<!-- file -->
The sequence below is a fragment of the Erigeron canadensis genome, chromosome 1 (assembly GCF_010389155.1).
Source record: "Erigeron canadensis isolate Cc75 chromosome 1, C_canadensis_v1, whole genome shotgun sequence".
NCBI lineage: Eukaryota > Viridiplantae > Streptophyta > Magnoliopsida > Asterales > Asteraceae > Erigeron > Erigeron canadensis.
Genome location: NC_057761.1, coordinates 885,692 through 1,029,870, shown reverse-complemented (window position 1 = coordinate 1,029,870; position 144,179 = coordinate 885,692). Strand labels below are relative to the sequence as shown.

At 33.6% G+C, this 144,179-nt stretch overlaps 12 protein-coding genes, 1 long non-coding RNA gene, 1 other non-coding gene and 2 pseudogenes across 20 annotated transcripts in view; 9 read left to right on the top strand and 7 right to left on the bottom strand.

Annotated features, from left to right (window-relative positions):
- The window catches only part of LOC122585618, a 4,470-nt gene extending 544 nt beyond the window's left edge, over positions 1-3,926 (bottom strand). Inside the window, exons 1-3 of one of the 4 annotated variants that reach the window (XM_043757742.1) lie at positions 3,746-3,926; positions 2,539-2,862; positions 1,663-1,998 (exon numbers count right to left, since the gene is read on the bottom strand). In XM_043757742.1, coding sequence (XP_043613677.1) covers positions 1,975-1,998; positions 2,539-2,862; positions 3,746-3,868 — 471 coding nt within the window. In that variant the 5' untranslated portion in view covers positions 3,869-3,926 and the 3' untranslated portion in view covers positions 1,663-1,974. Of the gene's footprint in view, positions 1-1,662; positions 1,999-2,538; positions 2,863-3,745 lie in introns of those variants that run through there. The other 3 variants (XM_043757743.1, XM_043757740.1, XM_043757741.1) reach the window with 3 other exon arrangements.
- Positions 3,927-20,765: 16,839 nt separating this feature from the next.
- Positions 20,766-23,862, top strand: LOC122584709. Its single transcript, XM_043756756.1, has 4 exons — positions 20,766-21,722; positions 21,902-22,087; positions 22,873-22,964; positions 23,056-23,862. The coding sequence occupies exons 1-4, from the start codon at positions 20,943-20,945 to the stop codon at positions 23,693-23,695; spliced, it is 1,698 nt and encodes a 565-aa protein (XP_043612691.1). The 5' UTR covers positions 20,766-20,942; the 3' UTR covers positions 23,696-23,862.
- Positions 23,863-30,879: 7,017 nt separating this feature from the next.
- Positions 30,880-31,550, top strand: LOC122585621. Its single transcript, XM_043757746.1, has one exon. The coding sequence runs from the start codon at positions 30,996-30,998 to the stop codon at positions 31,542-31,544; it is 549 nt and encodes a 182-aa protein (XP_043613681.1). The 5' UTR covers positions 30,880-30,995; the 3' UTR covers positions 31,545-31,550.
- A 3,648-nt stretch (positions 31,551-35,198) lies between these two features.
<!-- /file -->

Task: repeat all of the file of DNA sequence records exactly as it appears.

The sequence below is a fragment of the Erigeron canadensis genome, chromosome 1 (assembly GCF_010389155.1).
Source record: "Erigeron canadensis isolate Cc75 chromosome 1, C_canadensis_v1, whole genome shotgun sequence".
NCBI lineage: Eukaryota > Viridiplantae > Streptophyta > Magnoliopsida > Asterales > Asteraceae > Erigeron > Erigeron canadensis.
Genome location: NC_057761.1, coordinates 885,692 through 1,029,870, shown reverse-complemented (window position 1 = coordinate 1,029,870; position 144,179 = coordinate 885,692). Strand labels below are relative to the sequence as shown.

At 33.6% G+C, this 144,179-nt stretch overlaps 12 protein-coding genes, 1 long non-coding RNA gene, 1 other non-coding gene and 2 pseudogenes across 20 annotated transcripts in view; 9 read left to right on the top strand and 7 right to left on the bottom strand.

Annotated features, from left to right (window-relative positions):
- The window catches only part of LOC122585618, a 4,470-nt gene extending 544 nt beyond the window's left edge, over positions 1-3,926 (bottom strand). Inside the window, exons 1-3 of one of the 4 annotated variants that reach the window (XM_043757742.1) lie at positions 3,746-3,926; positions 2,539-2,862; positions 1,663-1,998 (exon numbers count right to left, since the gene is read on the bottom strand). In XM_043757742.1, coding sequence (XP_043613677.1) covers positions 1,975-1,998; positions 2,539-2,862; positions 3,746-3,868 — 471 coding nt within the window. In that variant the 5' untranslated portion in view covers positions 3,869-3,926 and the 3' untranslated portion in view covers positions 1,663-1,974. Of the gene's footprint in view, positions 1-1,662; positions 1,999-2,538; positions 2,863-3,745 lie in introns of those variants that run through there. The other 3 variants (XM_043757743.1, XM_043757740.1, XM_043757741.1) reach the window with 3 other exon arrangements.
- Positions 3,927-20,765: 16,839 nt separating this feature from the next.
- Positions 20,766-23,862, top strand: LOC122584709. Its single transcript, XM_043756756.1, has 4 exons — positions 20,766-21,722; positions 21,902-22,087; positions 22,873-22,964; positions 23,056-23,862. The coding sequence occupies exons 1-4, from the start codon at positions 20,943-20,945 to the stop codon at positions 23,693-23,695; spliced, it is 1,698 nt and encodes a 565-aa protein (XP_043612691.1). The 5' UTR covers positions 20,766-20,942; the 3' UTR covers positions 23,696-23,862.
- Positions 23,863-30,879: 7,017 nt separating this feature from the next.
- Positions 30,880-31,550, top strand: LOC122585621. Its single transcript, XM_043757746.1, has one exon. The coding sequence runs from the start codon at positions 30,996-30,998 to the stop codon at positions 31,542-31,544; it is 549 nt and encodes a 182-aa protein (XP_043613681.1). The 5' UTR covers positions 30,880-30,995; the 3' UTR covers positions 31,545-31,550.
- A 3,648-nt stretch (positions 31,551-35,198) lies between these two features.